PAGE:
Art in America
Reviews Nov. 01, 2011
at Lullin + Ferrari, Zurich
by Aoife Rosenmeyer
The entrance of Lullin + Ferrari was in disarray, decked with the jagged bunting of Rift (2011), which hung from the ceiling and draped down to the floor. The matte black of the pennants against the white gallery walls enhanced the mood of drama; perhaps a celebration had ended in an unexpected fracas. Inside the main space, more familiar Franziska Furter (b. 1972) works were on view. For the graphite-on-paper series “Dust I-III” (2011), she continued a process she used for the 2009 “Draft” series. She takes insignificant background elements from cartoons or other existing images, digitally refines and enlarges them, and then remakes them by hand. This time, the results of her part-digital, part-manual method are limited to vertical and horizontal lines, with varying degrees of hatched overlap, echoing (one in particular) Mondrian’s Pier and Ocean works, his decisive step to abstraction. The dense graphite makes the exposed paper blindingly white, creating dynamic drawings that took possession of the gallery space. Furter’s process of reduction increases the power of the drawings rather than diminishing them. As with Mondrian’s simplifications, what remains is a potent essence, a concentration of drawn motion.
“Crystal Silence I-IV” (2011) presents another type of line: delicate, spidery, three-dimensional webs of small black crystals resting on pedestals. Their shapes are loose yet controlled, and they appear as if they could have formed as organically as a crystal. Equally delicate is another drawing series, “Fath” (2011), the title an abbreviation of Fathom, an unrealized wall drawing proposed for a site-specific installation in Alsace. These three drawings are small circular scribbles rendered in aluminum leaf on paper. Furter draws and then edits her lines, creating precise and controlled interlaced coils with the inexorability of planetary orbits.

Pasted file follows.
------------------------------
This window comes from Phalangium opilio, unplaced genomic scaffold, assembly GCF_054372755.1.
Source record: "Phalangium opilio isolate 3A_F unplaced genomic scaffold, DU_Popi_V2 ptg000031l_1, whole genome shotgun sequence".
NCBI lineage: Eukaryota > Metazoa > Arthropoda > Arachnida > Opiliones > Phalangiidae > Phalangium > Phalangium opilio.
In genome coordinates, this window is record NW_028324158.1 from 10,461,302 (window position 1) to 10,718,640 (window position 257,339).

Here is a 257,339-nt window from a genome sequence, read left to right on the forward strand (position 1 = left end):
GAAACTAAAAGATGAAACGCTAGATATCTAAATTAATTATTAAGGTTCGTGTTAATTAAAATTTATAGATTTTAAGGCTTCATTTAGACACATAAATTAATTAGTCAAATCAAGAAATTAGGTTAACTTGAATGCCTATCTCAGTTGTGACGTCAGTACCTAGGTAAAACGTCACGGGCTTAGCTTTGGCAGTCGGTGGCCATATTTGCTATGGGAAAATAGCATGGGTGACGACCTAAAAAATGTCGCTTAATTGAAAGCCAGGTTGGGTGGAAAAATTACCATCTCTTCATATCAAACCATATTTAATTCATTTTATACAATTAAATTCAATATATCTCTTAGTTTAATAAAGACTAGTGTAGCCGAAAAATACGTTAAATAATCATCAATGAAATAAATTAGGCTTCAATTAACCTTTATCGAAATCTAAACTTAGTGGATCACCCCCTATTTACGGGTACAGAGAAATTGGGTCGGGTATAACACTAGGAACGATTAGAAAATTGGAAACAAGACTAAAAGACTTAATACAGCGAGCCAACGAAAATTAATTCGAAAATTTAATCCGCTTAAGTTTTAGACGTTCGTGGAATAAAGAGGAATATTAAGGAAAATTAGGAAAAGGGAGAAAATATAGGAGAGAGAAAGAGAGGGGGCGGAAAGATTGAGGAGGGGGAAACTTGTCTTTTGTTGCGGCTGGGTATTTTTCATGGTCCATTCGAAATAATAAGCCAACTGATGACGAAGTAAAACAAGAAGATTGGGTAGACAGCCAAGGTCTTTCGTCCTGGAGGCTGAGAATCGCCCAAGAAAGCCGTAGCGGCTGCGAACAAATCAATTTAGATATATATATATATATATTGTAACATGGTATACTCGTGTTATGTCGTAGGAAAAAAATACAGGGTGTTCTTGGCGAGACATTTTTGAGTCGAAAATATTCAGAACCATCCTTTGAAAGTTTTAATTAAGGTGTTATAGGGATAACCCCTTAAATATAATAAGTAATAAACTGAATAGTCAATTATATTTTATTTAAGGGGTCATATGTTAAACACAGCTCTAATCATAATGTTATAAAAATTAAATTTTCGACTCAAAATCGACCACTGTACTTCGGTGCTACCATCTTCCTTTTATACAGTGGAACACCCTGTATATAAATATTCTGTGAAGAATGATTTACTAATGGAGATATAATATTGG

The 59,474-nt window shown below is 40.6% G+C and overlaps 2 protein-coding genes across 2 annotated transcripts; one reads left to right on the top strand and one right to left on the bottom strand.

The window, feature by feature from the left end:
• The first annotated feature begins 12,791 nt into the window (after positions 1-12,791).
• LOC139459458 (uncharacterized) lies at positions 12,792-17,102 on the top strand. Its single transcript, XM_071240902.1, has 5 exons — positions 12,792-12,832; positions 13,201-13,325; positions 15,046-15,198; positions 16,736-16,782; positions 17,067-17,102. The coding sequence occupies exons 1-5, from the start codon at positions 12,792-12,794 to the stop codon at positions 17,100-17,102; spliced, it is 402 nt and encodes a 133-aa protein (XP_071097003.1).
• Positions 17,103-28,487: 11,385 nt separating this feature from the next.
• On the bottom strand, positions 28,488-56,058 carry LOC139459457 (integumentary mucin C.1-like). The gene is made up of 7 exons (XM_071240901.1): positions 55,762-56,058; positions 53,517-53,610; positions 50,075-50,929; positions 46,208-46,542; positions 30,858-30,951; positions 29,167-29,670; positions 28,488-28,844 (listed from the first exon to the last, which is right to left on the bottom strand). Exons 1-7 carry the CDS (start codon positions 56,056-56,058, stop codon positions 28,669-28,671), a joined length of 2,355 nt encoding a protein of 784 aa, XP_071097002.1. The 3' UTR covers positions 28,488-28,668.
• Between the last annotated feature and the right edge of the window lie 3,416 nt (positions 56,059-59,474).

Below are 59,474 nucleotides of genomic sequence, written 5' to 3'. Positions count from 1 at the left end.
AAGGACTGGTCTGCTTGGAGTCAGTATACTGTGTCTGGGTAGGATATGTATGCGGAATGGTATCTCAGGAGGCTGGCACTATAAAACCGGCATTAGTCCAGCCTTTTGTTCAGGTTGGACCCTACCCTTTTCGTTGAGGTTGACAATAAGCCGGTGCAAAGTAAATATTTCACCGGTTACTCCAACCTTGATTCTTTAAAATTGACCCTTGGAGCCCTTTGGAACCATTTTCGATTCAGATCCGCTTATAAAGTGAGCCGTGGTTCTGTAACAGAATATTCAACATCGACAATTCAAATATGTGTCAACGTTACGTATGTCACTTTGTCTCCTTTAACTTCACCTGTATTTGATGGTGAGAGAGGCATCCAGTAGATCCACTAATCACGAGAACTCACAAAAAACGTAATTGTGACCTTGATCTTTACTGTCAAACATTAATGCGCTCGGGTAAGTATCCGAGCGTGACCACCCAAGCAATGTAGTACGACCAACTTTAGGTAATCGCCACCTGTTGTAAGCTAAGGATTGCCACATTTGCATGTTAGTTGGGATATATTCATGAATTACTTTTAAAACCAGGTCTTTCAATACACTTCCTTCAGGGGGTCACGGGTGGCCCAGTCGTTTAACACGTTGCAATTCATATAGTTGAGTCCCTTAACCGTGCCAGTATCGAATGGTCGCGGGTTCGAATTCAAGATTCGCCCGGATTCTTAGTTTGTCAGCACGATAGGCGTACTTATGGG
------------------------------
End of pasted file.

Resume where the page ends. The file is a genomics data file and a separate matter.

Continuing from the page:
Titled “Hyle,” a philosophical term signifying matter or substance, this exhibition as a whole was successful. From the entrance to its furthest reaches—where one found the small wall-mounted sculpture Bourdon (2010), nylon thread twisted into the form of filigree coral—each piece possessed clarity and created a vessel for synesthetic associations, the sounds and feelings of imminent action. This was exemplified in the inscrutable black of Rift, which suggested an absence that needed to be filled. It was as if the pennants belonged to a scene filmed in front of a blue screen and awaited the insertion of content. During a residency in Egypt last year Furter had seen similar bunting strung up during Ramadan; in the gallery and in the context of the Arab Spring, these slips of fabric seemed ready for the political stripes of the moment, be they the colors of the oppressor or the underdogs.
Photo: Franziska Furter: Bourdon, 2010, nylon, 12 by 10 by 5 inches; at Lullin + Ferrari.